French roulette is a variation of roulette similar to European roulette in wheel layout, with 37 coloured pockets of numbers 0 to 36 – lacking the double-zero which makes American roulette unfavourable in house edge for online and offline gamblers.
The la partage and en prison rules are unique to French roulette games, and are far more common online than they are offline at land-based casinos. This article will detail exactly what the rules entail and how they impact the house edge.
What are the la partage and en prison rules?
The la partage and en prison rules are only applicable to what are known as roulette even money wagers – that is, red/black, even/odd and high/low outside bets which payout at 1:1. The rules are very rarely used in brick and mortar casinos outside of Monte Carlo, but are available in almost all online French roulette variants.
When playing European or American roulette, the latter of which should be avoided due to the extra zero slot (00) and an increase in house edge from 2.7 per cent to 5.26 per cent, if the ball lands on a zero pocket, all wagers which do not include 0 or 00 are lost, and that includes all even money wagers. However, with the la partage and en prison rules in place, there is some respite for the player who makes an even-money bet when the ball comes to a stop on a zero.
A player can choose to reclaim half his of her bet if the ball lands on zero and forfeit the other half – this is also known as the ‘half back’ rule, and reduces the house edge of a single-zero French game from 2.7 per cent down to 1.35 per cent.
The player can otherwise choose to ‘imprison’ the even-money wager if the ball lands on zero, thus leaving the bet as is to play the very next spin. If the ‘imprisoned’ wager wins on the very next spin, the player recovers his or her stale, without adding any additional winnings (the bet has paid for itself). If the ‘imprisoned’ bet loses the next spin, the chips are taken by the house. However, if zero is spun again on the subsequent spin, different casinos will impose different rules – the bet may be considered a win, a loss, or set up with the la partage or en prison rules again.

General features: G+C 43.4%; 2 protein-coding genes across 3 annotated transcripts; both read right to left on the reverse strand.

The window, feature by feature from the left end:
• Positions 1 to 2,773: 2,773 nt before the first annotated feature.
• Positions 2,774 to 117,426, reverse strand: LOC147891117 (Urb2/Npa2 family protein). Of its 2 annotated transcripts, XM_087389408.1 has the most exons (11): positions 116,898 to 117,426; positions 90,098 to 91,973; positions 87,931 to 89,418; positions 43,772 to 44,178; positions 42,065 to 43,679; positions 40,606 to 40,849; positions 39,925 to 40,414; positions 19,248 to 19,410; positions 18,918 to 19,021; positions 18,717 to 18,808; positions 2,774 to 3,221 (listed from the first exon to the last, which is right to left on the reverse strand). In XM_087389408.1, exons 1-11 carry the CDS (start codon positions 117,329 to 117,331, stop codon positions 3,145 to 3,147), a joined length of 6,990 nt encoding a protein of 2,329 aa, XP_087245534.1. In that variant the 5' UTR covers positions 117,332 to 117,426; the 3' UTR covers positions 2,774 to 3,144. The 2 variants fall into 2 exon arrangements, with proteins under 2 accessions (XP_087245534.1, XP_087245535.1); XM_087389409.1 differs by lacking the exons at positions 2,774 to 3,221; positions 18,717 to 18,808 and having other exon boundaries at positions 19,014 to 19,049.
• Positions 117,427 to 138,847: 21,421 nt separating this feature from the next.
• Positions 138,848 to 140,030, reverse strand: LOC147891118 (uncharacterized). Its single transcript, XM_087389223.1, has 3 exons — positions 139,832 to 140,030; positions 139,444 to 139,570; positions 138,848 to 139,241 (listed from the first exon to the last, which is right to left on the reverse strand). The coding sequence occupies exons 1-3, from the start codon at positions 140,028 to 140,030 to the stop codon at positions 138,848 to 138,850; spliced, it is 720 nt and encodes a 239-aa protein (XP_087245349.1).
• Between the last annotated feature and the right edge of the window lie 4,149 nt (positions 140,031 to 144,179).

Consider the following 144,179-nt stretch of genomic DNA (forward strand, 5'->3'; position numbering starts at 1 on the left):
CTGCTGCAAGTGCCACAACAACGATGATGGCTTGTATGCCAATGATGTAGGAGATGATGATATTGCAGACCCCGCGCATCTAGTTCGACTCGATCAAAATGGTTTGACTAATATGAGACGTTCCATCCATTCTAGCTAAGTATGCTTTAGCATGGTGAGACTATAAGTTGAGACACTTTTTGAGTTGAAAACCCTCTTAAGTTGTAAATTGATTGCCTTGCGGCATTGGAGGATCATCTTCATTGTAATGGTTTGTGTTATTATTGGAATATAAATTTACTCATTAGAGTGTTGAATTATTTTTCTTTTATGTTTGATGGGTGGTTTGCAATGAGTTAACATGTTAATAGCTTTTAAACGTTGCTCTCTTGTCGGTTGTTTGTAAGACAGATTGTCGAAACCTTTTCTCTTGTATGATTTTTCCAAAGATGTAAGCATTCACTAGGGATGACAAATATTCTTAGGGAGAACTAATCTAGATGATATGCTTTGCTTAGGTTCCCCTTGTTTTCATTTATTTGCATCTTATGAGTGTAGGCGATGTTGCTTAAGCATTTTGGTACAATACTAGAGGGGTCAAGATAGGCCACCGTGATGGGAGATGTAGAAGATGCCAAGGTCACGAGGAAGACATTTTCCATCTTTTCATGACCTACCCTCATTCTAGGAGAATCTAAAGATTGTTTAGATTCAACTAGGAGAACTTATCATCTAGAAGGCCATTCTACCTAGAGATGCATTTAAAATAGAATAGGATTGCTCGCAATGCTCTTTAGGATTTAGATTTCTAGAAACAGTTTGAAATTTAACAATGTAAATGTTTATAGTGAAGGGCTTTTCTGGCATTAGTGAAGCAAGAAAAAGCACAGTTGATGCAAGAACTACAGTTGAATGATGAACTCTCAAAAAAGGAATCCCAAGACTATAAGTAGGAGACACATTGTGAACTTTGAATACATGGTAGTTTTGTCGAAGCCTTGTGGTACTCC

The en prison rule also halves the house edge from 2.7 per cent to 1.35 per cent. Both rules are very favourable for the player as even-money wagers already hold more than a 48% chance of winning, and in the case of zero being spun, the player gets another bite of the cherry.
Why you should always play French roulette
La partage and en prison benefit the player dramatically; if the lowered house edge isn’t enough, just the fact you get an extra chance or half your wager back from what is automatically a mistake in any other form of roulette is just too good to pass up.
While not common at live casinos, French roulette is abundant on the Web. Many of our recommended online casinos offer the variation, so take advantage of the flexibility of playing on your computer as well as the unique French rules to get the best possible house-edge for your roulette bets.